- 12 U 153/12
- Oberlandesgericht Naumburg
UNIFORM INTERPRETATION AND APPLICATION OF CISG (ART. 7(1) CISG) - RELEVANCE OF INTERNATIONAL CASE LAW
INCORPORATION OF STANDARD TERMS - CISG'S PROVISIONS ON CONTRACT FORMATION AND INTERPRETATION APPLICABLE (ARTS. 8, 14 ET SEQ. CISG)
INCORPORATION OF STANDARD TERMS - MERE REFERENCE TO THEM NOT SUFFICIENT - USER REQUIRED UNDER THE PRINCIPLE OF GOOD FAITH IN INTERNATIONAL TRADE (ART. 7(1) CISG) TO SUBMIT THE RELEVANT DOCUMENT OR MAKE SUCH TERMS ACCESSIBLE IN ANOTHER WAY TO THE RECIPIENT
A German seller and Swiss buyer concluded a contract for the supply of poppy seeds to be used in the production of various bakery products. Soon after the first consignments, the buyer notified the seller that the seeds showed a strong, musty and rancid flavor and, as a result, it ceased production. Upon examination by an analysis laboratory, the seeds turned out not to be marketable. The buyer brought an action against the seller claiming for damages.
The Court of first instance dismissed the buyer’s claim. In so doing, it declared not to have jurisdiction over the case on account of an arbitration clause that had become part of the contract by virtue of incorporation of the Netherlands Association for the Trade in Dried Fruit, Spices and Allied Products general conditions of sale into the parties’ agreement (hereinafter: NZV General Conditions). The buyer appealed.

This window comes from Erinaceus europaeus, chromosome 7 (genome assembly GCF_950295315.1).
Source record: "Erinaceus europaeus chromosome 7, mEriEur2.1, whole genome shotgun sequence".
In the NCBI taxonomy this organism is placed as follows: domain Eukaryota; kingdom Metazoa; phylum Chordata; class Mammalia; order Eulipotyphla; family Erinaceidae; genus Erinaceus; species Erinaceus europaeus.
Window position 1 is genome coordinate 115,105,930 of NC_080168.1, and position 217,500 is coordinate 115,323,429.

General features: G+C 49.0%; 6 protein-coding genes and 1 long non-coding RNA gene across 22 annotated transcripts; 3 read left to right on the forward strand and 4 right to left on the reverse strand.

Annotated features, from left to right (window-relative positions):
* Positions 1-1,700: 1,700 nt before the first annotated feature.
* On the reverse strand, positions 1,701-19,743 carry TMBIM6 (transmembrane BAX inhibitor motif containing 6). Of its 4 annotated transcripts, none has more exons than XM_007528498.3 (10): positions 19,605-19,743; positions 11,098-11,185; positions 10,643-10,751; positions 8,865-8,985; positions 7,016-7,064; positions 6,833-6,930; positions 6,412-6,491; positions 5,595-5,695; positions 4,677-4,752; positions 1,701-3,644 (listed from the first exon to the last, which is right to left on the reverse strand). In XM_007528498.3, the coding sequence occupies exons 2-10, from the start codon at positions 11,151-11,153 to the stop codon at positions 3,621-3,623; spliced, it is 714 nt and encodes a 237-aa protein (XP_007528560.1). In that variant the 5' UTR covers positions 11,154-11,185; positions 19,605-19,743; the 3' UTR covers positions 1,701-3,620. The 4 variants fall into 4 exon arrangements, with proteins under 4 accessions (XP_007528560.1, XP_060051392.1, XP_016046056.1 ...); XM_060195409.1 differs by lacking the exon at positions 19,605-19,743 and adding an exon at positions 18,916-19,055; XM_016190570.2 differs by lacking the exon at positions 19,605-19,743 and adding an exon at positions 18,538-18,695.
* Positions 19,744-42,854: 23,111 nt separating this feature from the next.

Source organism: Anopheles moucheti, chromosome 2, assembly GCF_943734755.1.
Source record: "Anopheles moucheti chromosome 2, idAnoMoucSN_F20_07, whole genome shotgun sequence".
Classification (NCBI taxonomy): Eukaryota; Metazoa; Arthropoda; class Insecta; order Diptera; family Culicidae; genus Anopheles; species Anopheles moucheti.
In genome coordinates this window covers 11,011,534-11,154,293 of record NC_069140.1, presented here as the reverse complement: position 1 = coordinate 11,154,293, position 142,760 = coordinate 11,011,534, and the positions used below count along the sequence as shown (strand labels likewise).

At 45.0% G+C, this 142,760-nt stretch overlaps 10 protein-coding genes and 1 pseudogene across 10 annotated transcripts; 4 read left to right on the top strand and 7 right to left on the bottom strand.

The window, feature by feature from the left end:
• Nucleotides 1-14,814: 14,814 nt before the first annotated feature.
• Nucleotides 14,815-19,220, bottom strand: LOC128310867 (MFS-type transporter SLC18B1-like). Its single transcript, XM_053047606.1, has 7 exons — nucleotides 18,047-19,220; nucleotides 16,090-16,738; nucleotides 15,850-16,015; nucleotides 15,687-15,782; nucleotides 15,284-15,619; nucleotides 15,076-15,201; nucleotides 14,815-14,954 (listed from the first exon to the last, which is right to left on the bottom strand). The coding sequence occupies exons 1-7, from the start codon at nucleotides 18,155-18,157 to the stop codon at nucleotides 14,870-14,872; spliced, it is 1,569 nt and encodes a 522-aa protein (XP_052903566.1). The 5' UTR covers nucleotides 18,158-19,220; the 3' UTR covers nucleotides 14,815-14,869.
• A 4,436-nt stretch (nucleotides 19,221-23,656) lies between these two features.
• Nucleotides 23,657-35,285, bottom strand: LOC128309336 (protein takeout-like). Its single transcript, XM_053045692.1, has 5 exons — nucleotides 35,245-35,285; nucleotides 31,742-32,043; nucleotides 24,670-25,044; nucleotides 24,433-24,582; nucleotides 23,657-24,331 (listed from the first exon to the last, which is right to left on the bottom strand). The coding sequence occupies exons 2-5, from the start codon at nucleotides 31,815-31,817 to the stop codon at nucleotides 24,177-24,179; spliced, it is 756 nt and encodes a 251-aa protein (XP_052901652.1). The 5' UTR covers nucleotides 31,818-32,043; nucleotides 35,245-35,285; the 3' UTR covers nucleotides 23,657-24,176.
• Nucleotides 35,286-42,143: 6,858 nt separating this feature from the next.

The Appellate Court reversed the first instance decision. In so doing, the Court asserted that the lower court had erroneously failed to declare that the contract between the parties was governed by CISG pursuant to its Art. 1(1)(a). Accordingly, the question as to whether the NZV General Conditions had been incorporated into the contract had to be resolved according to CISG’s provisions dealing with contract formation and interpretation (Arts. 8, 14 and ff. CISG). In this respect, the Court noted that, although under German law a mere reference to standards terms can be sufficient in order for them to become part of the contract, and the same has been established by some foreign courts in relation to international disputes governed by CISG, under the Convention the view should be preferred that the party relying on such terms must submit the relevant document to the other party, or make them sufficiently available for it. In fact, as already ruled by the German Supreme Court (see Bundesgerichtshof, 09.01. 2002, in Unilex) it would counter to the principle of good faith enshrined in Art. 7(1) CISG if the recipient were under a duty to investigate the content of the standard terms where the declaring party had failed to adopt sufficient steps to make them accessible to it. In the light of the above, also considering that the NZV General Conditions were exclusively designed for Dutch businessmen and therefore the buyer could not have expected them to be applicable to its contract with the seller, the Court upheld the buyer’s claim but remanded the case to the first instance Court for further consideration.
Original in German:
- available at the University of Basel website, http://www.globalsaleslaw.org/
- available at the Pace Law University website, http://cisgw3.law.pace.edu/}}